Rhino Records – “Sounds of the Summer” – Now Playing – Van Morrison (review)

Van Morrison – Now Playing (Rhino)

While there have been several Van Morrison “best of’s,” this new Now Playing collection concentrates on the Irishman’s best three LP’s: Astral Weeks (3 tracks), Moondance (4), and His Band and the Street Choir (3), picking the highlights of each album.  

Opening with the hypnotic “Sweet Thing,”  moving to the baroque “Cypress Avenue,” then the tense waltz of “The Way Young Lovers Do” (love the horns here), the LP grabs many of the high points of Morrison’s breakout, Astral Weeks.  Side one ends with two fantastic numbers from Moondance, the gliding, timeless “Into the Mystic,” and the sultry “Crazy Love.”  

Side two continues mining Moondance, with the ode to radio, “Caravan,” and his signature, “Moondance,” which still sounds superb, over 50 years later.  Side two is rounded out by three tracks from His Band and Street Choir, including “Domino,” one of Morrison’s best rockers, the gospel-tinged “Call Me Up in Dreamland,” and the bluesy “Blue Money.”

Van Morrison has always loved using natural instruments: acoustic guitars, piano, and horns, which all sound fabulous in the vinyl format.

While there are better, all-encompassing anthologies of his work, Now Playing spotlights the peak of Van Morrison’s powers.  —Tony Peters

Revival69: Rare John Lennon Live Performance and Rock Pioneers Make This a Must-See (review)

Revival69: The Concert That Rocked the World

Now on all streaming platforms – see John Lennon’s first performance outside the Beatles

In 1969, the outdoor concert that got the most publicity was certainly Woodstock.  But, another festival took place less than a month later, up north in Canada, dubbed the Toronto Rock and Roll Revival, and it also looms large in rock history. 

It marked the first public performance by John Lennon without the Beatles.  The film also features incredible footage of rock legends like Chuck Berry, Bo Diddley, Little Richard, Gene Vincent and Jerry Lee Lewis, in addition to a wild performance by a then-unknown band called Alice Cooper.

Filmmaker Ron Chapman has put together Revival69: The Concert That Rocked the World, a documentary that features not only the fantastic concert footage (captured by the legendary D.A. Pennebaker, who also filmed Monterey Pop and Bob Dylan’s Don’t Look Back), but also delves deeper into the show’s planning and unbelievable hurdles that had to be overcome to pull this off. 

Featuring modern day interviews with the show’s original creator, John Brower, as well as Alice Cooper, Robbie Krieger of the Doors (who played that day, but was inexplicably not filmed), and both Klaus Voorman and Alan White, who played bass and drums respectively, backing John Lennon.  

Pennebaker did release a film of the event in 1973, titled Sweet Toronto – but that was just concert footage.  While that movie is worth seeing, Revival69 is so much better because it tells the whole, crazy story.  For one thing, the concert was almost cancelled numerous times, due to poor ticket sales, and radio indifference.  Then, in an act of sheer desperation, the day before the event, the promoters placed a Hail Mary call to the London offices of Apple Records, in hopes of persuading John Lennon to attend the show and possibly host it.  Lennon had publicly shown his love for the Fifties artists on the bill, so it was worth a shot.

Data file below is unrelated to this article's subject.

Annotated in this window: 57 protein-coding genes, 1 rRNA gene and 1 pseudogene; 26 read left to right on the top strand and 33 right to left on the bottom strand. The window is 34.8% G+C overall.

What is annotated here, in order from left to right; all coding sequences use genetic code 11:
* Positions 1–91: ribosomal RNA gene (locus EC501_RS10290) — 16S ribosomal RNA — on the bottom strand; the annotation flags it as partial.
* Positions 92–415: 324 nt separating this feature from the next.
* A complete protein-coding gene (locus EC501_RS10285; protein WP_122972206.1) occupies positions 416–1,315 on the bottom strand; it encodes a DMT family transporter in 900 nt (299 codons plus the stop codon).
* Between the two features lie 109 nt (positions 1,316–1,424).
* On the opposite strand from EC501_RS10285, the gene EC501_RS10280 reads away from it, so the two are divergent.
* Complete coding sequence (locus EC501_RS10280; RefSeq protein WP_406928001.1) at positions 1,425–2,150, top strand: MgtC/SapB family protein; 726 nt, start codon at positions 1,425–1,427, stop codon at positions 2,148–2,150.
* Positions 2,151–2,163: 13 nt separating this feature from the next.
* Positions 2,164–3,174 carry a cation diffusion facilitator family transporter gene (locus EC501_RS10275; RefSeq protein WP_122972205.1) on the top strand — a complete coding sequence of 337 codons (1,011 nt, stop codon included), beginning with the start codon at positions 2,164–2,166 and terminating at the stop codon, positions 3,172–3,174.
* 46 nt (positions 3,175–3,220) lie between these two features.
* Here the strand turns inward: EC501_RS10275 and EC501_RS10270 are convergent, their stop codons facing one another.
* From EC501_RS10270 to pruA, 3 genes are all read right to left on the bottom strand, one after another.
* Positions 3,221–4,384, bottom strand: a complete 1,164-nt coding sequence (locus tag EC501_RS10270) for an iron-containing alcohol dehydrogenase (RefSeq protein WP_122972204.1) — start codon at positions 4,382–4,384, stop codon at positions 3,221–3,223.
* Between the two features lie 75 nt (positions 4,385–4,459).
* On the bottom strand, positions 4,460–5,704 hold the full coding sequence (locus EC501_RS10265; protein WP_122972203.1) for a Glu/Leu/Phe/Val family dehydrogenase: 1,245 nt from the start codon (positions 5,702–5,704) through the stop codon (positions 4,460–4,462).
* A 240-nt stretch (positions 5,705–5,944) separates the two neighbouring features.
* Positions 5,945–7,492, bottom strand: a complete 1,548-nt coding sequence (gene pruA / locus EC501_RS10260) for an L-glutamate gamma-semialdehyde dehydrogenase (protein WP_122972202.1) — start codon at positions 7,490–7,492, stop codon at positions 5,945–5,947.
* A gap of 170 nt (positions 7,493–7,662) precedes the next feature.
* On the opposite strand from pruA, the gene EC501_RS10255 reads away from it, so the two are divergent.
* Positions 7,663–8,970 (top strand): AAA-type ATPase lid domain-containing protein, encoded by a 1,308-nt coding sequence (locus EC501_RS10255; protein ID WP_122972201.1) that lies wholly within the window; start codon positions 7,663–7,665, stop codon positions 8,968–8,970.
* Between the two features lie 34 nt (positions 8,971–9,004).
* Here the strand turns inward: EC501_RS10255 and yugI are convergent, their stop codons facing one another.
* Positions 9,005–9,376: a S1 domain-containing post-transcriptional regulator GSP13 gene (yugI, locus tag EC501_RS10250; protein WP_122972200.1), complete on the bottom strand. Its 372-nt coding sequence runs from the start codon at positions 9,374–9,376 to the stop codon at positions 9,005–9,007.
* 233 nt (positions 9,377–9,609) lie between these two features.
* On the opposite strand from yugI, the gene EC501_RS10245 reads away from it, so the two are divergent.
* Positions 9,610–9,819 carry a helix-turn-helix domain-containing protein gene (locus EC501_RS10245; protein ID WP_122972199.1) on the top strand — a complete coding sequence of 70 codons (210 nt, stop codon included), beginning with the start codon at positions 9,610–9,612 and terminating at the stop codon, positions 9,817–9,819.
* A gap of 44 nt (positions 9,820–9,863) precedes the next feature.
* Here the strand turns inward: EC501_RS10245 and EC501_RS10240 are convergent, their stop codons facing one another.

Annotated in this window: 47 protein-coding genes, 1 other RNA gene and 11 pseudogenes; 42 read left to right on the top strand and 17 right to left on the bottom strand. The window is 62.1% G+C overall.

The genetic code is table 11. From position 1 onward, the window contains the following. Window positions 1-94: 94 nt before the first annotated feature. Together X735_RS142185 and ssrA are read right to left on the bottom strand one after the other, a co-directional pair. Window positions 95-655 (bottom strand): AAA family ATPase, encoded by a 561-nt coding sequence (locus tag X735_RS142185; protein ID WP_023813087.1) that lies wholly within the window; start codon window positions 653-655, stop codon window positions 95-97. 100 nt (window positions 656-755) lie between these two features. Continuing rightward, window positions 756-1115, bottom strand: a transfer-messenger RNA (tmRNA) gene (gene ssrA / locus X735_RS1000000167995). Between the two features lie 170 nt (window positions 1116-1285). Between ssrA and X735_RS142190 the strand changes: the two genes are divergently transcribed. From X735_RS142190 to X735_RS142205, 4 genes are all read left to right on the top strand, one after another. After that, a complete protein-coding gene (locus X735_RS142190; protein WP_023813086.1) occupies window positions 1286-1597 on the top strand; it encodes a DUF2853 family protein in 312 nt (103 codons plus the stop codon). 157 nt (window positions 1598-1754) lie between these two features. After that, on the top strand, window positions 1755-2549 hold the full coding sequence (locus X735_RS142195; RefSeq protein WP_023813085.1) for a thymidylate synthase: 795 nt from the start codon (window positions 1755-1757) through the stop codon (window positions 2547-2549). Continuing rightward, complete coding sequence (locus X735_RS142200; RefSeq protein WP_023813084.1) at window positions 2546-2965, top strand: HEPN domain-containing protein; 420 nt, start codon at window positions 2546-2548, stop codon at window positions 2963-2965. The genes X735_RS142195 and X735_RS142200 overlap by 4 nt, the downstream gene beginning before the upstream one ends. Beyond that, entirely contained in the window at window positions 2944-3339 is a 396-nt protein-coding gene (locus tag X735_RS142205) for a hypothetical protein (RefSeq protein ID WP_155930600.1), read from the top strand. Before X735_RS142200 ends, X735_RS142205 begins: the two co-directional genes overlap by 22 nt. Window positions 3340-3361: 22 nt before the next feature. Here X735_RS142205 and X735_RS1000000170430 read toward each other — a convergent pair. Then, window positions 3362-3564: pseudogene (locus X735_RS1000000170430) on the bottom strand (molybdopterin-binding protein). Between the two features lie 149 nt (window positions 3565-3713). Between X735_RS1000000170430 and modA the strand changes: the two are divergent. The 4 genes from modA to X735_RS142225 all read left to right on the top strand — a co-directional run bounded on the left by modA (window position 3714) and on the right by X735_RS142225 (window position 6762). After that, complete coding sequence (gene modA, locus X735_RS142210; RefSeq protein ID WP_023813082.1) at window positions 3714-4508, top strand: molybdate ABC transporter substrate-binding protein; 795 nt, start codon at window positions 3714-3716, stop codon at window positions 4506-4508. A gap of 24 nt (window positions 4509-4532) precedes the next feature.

Not only did Lennon say YES, but he also said he wanted to PERFORM live.

Lennon played exactly TWO concerts after the Beatles.  This is one of them.  

Revival69 is definitive proof that these rock and roll pioneers were still at the top of their game.  Chuck Berry does his signature duck walk, while Bo Diddley was punk before punk, with his homemade guitar and primitive beat. Jerry Lee Lewis works up a sweat, and Little Richard is simply spellbinding.  

There’s footage of Alice Cooper, and it’s just…crazy.  Performance art at it’s best.

Then, there’s Lennon, backed by Voorman, White, and buddy Eric Clapton on guitar.  With zero actual rehearsal, the band jammed through mostly old Fifties’ hits, the kind of stuff you run through at an open jam night at a local bar, like “Blue Suede Shoes” and “Money.” 

Lennon seems rusty and self-deprecating, but still turns in a fine performance.  That is, until his wife, Yoko Ono, comes out of the bag she was sitting in on stage (you read that right).  She begins screeching at the end of “Cold Turkey” and the crowd is dumbfounded into silence.  Thankfully, Chapman only shows a little of Ono’s solo “performance” (for the full set, track down Sweet Toronto, if you dare).  

Chapman also tracks down people who attended the show, including Rush bassist, Geddy Lee, rock critic, Robert Christgau, Claudja Barry and Shep Gordon.

Seven days after performing at this show, John Lennon would quit the Beatles forever.  Perhaps the Toronto Rock and Roll Revival was the proof he needed that he could do it on his own.

The concert also helped kickstart the 50’s resurgence that would continue with nostalgia concerts at Madison Square Garden, films like American Graffiti and Let the Good Times Roll, bands like Sha Na Na, and even TV shows like Happy Days.  

The sad thing is that Lennon performed only a handful of shows in the last 10 years of his life, making his performance in this film even more special.